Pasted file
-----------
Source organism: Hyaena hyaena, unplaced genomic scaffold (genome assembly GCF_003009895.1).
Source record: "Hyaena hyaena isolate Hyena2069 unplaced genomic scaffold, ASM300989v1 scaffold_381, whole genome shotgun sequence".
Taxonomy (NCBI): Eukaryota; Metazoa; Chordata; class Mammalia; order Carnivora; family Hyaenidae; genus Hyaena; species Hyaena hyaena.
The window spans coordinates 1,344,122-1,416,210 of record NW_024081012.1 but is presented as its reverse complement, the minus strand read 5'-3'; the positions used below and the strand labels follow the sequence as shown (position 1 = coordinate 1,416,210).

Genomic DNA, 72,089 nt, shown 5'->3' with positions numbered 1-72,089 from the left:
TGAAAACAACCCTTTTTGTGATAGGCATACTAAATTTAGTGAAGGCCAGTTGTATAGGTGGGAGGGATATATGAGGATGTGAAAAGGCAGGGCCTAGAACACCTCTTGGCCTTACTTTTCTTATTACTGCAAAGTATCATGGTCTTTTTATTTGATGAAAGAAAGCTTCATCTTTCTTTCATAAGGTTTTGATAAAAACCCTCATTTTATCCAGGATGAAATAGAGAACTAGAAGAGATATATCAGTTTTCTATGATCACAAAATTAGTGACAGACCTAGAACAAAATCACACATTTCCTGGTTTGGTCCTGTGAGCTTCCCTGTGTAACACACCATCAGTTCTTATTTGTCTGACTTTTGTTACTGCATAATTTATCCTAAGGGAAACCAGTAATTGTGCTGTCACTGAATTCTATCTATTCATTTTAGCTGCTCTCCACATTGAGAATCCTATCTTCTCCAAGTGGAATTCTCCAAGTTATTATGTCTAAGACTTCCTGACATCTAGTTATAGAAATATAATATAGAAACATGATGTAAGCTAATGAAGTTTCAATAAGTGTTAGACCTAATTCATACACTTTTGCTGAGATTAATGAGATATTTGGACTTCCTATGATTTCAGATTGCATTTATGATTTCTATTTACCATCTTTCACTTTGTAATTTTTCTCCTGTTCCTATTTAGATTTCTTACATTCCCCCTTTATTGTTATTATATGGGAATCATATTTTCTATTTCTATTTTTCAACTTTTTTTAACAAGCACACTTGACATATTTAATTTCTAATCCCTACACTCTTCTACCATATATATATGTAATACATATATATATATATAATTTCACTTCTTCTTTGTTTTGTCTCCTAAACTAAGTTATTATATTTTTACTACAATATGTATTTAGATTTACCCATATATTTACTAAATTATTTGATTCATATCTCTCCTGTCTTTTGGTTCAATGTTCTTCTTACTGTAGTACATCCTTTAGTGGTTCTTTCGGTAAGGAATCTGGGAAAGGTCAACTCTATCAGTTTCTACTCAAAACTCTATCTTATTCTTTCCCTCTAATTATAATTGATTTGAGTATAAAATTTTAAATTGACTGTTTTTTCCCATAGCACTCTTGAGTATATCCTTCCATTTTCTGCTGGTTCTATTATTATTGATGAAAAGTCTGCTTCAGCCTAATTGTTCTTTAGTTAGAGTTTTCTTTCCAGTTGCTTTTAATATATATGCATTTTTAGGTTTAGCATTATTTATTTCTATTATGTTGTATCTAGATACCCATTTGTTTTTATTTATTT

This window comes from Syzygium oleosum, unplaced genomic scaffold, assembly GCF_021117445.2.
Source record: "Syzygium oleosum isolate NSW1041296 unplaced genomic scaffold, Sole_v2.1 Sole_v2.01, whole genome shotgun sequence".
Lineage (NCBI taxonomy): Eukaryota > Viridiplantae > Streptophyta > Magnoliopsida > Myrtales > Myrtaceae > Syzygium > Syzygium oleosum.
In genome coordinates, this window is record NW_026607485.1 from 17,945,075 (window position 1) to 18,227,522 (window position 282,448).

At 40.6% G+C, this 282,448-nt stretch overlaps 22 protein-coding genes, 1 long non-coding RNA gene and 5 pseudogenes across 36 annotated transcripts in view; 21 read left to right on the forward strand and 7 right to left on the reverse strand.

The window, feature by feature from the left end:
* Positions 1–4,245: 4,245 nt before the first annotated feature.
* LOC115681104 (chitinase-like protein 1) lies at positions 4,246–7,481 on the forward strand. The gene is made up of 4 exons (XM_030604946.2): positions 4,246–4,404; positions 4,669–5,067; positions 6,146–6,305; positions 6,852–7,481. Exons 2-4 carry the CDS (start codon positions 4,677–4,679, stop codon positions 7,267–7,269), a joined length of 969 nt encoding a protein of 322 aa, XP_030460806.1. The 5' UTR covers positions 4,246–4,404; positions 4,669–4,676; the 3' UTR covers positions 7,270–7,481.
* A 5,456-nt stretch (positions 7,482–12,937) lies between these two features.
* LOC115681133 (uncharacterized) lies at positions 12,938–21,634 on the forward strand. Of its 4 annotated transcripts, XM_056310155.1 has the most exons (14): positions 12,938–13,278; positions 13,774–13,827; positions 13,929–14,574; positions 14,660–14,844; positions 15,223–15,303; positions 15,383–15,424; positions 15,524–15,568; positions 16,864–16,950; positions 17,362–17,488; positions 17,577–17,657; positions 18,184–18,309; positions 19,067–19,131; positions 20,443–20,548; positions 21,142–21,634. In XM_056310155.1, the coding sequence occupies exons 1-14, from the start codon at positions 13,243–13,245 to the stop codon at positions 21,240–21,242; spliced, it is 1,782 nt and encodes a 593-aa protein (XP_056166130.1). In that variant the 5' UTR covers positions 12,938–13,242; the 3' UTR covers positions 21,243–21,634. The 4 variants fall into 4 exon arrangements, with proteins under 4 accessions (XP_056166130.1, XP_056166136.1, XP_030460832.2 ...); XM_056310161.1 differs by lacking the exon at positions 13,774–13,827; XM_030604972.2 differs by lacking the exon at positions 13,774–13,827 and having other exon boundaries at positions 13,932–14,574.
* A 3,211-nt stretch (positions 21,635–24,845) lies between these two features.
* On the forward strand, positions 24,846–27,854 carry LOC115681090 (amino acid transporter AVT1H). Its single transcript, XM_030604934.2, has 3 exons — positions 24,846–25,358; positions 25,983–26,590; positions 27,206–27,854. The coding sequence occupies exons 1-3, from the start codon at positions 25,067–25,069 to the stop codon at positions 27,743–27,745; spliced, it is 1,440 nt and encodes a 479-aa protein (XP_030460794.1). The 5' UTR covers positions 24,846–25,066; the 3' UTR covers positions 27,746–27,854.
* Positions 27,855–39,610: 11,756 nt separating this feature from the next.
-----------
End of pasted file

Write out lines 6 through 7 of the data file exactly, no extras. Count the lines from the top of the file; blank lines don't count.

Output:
TGAAAACAACCCTTTTTGTGATAGGCATACTAAATTTAGTGAAGGCCAGTTGTATAGGTGGGAGGGATATATGAGGATGTGAAAAGGCAGGGCCTAGAACACCTCTTGGCCTTACTTTTCTTATTACTGCAAAGTATCATGGTCTTTTTATTTGATGAAAGAAAGCTTCATCTTTCTTTCATAAGGTTTTGATAAAAACCCTCATTTTATCCAGGATGAAATAGAGAACTAGAAGAGATATATCAGTTTTCTATGATCACAAAATTAGTGACAGACCTAGAACAAAATCACACATTTCCTGGTTTGGTCCTGTGAGCTTCCCTGTGTAACACACCATCAGTTCTTATTTGTCTGACTTTTGTTACTGCATAATTTATCCTAAGGGAAACCAGTAATTGTGCTGTCACTGAATTCTATCTATTCATTTTAGCTGCTCTCCACATTGAGAATCCTATCTTCTCCAAGTGGAATTCTCCAAGTTATTATGTCTAAGACTTCCTGACATCTAGTTATAGAAATATAATATAGAAACATGATGTAAGCTAATGAAGTTTCAATAAGTGTTAGACCTAATTCATACACTTTTGCTGAGATTAATGAGATATTTGGACTTCCTATGATTTCAGATTGCATTTATGATTTCTATTTACCATCTTTCACTTTGTAATTTTTCTCCTGTTCCTATTTAGATTTCTTACATTCCCCCTTTATTGTTATTATATGGGAATCATATTTTCTATTTCTATTTTTCAACTTTTTTTAACAAGCACACTTGACATATTTAATTTCTAATCCCTACACTCTTCTACCATATATATATGTAATACATATATATATATATAATTTCACTTCTTCTTTGTTTTGTCTCCTAAACTAAGTTATTATATTTTTACTACAATATGTATTTAGATTTACCCATATATTTACTAAATTATTTGATTCATATCTCTCCTGTCTTTTGGTTCAATGTTCTTCTTACTGTAGTACATCCTTTAGTGGTTCTTTCGGTAAGGAATCTGGGAAAGGTCAACTCTATCAGTTTCTACTCAAAACTCTATCTTATTCTTTCCCTCTAATTATAATTGATTTGAGTATAAAATTTTAAATTGACTGTTTTTTCCCATAGCACTCTTGAGTATATCCTTCCATTTTCTGCTGGTTCTATTATTATTGATGAAAAGTCTGCTTCAGCCTAATTGTTCTTTAGTTAGAGTTTTCTTTCCAGTTGCTTTTAATATATATGCATTTTTAGGTTTAGCATTATTTATTTCTATTATGTTGTATCTAGATACCCATTTGTTTTTATTTATTT

This window comes from Syzygium oleosum, unplaced genomic scaffold, assembly GCF_021117445.2.